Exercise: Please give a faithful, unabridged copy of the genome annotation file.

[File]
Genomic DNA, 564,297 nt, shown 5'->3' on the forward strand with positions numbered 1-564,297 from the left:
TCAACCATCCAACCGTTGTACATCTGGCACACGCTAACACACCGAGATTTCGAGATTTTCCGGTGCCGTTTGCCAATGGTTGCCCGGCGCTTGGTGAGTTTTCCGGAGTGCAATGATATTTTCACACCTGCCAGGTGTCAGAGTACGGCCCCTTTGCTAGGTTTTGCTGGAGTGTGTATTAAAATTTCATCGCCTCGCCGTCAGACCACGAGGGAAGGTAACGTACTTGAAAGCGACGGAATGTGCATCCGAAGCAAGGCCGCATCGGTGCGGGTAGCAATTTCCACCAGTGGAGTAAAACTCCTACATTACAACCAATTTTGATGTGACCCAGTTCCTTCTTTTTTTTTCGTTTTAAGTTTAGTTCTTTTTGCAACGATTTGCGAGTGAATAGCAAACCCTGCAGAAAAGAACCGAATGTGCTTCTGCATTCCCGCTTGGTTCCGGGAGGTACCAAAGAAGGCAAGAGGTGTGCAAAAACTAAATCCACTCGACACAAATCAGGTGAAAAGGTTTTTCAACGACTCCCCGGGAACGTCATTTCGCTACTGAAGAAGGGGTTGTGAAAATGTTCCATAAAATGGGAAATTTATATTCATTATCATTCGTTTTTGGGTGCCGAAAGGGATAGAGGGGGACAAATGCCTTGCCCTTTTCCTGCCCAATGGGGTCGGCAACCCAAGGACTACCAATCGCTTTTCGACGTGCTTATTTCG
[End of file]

Genomic DNA, 564,297 nt, shown 5'->3' on the forward strand with positions numbered 1-564,297 from the left:
TCAACCATCCAACCGTTGTACATCTGGCACACGCTAACACACCGAGATTTCGAGATTTTCCGGTGCCGTTTGCCAATGGTTGCCCGGCGCTTGGTGAGTTTTCCGGAGTGCAATGATATTTTCACACCTGCCAGGTGTCAGAGTACGGCCCCTTTGCTAGGTTTTGCTGGAGTGTGTATTAAAATTTCATCGCCTCGCCGTCAGACCACGAGGGAAGGTAACGTACTTGAAAGCGACGGAATGTGCATCCGAAGCAAGGCCGCATCGGTGCGGGTAGCAATTTCCACCAGTGGAGTAAAACTCCTACATTACAACCAATTTTGATGTGACCCAGTTCCTTCTTTTTTTTTCGTTTTAAGTTTAGTTCTTTTTGCAACGATTTGCGAGTGAATAGCAAACCCTGCAGAAAAGAACCGAATGTGCTTCTGCATTCCCGCTTGGTTCCGGGAGGTACCAAAGAAGGCAAGAGGTGTGCAAAAACTAAATCCACTCGACACAAATCAGGTGAAAAGGTTTTTCAACGACTCCCCGGGAACGTCATTTCGCTACTGAAGAAGGGGTTGTGAAAATGTTCCATAAAATGGGAAATTTATATTCATTATCATTCGTTTTTGGGTGCCGAAAGGGATAGAGGGGGACAAATGCCTTGCCCTTTTCCTGCCCAATGGGGTCGGCAACCCAAGGACTACCAATCGCTTTTCGACGTGCTTATTTCG